In the 1960s, air travel demand in America was growing at an unprecedented pace. Many airports began to redesign or close in favor of larger locations to accommodate the increased passenger volumes. Among these airports was Dallas’ Love Field. A small facility located ten minutes from downtown Dallas, the city recognized it would be unable to cope with the forecasted amount of travelers anticipated to take to the skies in the coming years. With this in mind, the city opened what would become Dallas/Fort Worth International Airport (DFW), and required all carriers operating at Love Field at the time to transfer to the larger venue in an attempt to make DFW the city’s major gateway.
Despite this, one airline startup, Southwest Airlines, which had not been operating at the time of the airport switch, never agreed to move to the larger airport. Despite the cities of Dallas and Fort Worth and other competitors taking Southwest to court twenty times, arguing the airline had to move to DFW, twenty times Southwest kept its right to serve Love Field, as it was not operating at the time other airlines agreed to move. With the courts consistently ruling in Southwest’s favor, it seemed that the matter had finally been put to rest.
However, in 1978, the Airline Deregulation Act was signed into law. This legal shift allowed existing and startup carriers to fly any domestic routes they desired, including interstate flights, which were formerly regulated by the Civil Aeronautics Board. With more freedom to fly where it wanted, Southwest launched its first routes out of the state of Texas, from Houston and Dallas-Love Field to New Orleans. This decision rekindled the debate over the validity of Southwest’s Love Field operations, with many fearing that the low-cost airline’s plethora of new growth opportunities from Love Field would take traffic away from DFW, which was planned to be the city’s major hub. After unsuccessfully trying to force Southwest to abandon Love Field again, the city turned to legislation and representative Jim Wright, the House majority leader at the time, to restrict the carrier’s growth.
The result of this collaboration was the Wright Amendment, which, when passed, stated that any carrier that utilized Love Field could only fly nonstop flights to cities in states contiguous with Texas. This meant that Southwest or any other airline serving the Dallas airport could only offer nonstop flights to the states of Louisiana, Arkansas, Oklahoma and New Mexico. Additionally, this legislation forbade selling connecting itineraries from Love Field to cities in states beyond the Wright Amendment’s reach. While throughout this law’s existence a small number of states were added to the approved list of nonstop destinations from Love Field, Southwest Airlines remained, as CEO at the time Herb Kelleher explained, “passionately neutral” about the law that restricted its Dallas presence.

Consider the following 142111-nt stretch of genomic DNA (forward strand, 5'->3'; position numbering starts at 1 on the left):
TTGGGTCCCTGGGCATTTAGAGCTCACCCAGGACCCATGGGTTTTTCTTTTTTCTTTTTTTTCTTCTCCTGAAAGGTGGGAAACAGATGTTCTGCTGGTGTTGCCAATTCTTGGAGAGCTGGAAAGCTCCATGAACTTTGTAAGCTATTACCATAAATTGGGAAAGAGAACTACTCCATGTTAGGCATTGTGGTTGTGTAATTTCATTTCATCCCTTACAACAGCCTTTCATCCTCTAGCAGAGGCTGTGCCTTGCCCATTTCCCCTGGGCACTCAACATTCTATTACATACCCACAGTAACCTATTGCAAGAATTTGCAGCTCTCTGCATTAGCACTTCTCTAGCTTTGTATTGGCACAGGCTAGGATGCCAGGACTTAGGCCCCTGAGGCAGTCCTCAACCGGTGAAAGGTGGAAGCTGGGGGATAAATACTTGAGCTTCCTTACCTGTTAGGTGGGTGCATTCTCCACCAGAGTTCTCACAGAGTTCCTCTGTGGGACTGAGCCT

Despite the carrier’s silence on the subject, the restrictions had a negative impact on Southwest’s traffic numbers. In 1996, the airline carried 7.1 million passengers through Love Field. However, after the attacks of September 11th, that number had dropped to 5.4 million passengers. Anxious to boost its presence in Dallas, in an announcement made to the North Dallas Chamber of Commerce on Nov. 12, 2004, CEO Gary Kelly revealed the airline’s plan to start a campaign to repeal the Wright Amendment.
Southwest’s efforts resulted in a massive public relations campaign. Employees, passengers, and local businesses from the community rallied behind the cause to “Set Love Free”. As many as 250,000 Texans wrote to congress or signed petitions in support of lifting the restrictions imposed by the Wright Amendment. Local businesses even placed messages on their roofs arguing that, “Wright Is Wrong” to be seen from aircraft arriving at Love Field. Meanwhile, employees made in-flight announcements supporting Southwest’s cause and had games and decorations within the gate area highlighting its stance on the law.
This movement was met by opposing marketing efforts from Dallas/Fort Worth International Airport and American Airlines, two organizations that benefitted from restricted flights at Love Field. The companies put forth their message to, “Keep DFW Strong” by allowing the Wright Amendment to remain intact.
Eventually, in 2005, after a spirited campaign and even a threat to pull out of Love Field from Southwest, Representatives Jeb Hansarling and Sam Johnson proposed the Right To Fly Act, which would repeal the Wright Amendment entirely. After a heated debate, a compromise was reached. Immediately, Southwest would be allowed to sell connecting itineraries from Love Field to anywhere it desired. Then, in 2014, any carrier serving Love Field could offer nonstop flights to anywhere in the United States.
When October 2014 came, the airline held massive celebrations in downtown Dallas and its headquarters building. With the freedom to fly where it wanted, Southwest added 15 new, nonstop routes from the Texas city, including flights to Chicago-Midway, Baltimore/Washington, Denver, Phoenix, Las Vegas and New York-LaGuardia. Then, on the morning of October 13, 2014, Southwest Airlines Flight 1013 made history as the first scheduled service beyond the Wright restrictions, departing Dallas-Love Field for Denver, marking a massive success for Southwest and its home airport.
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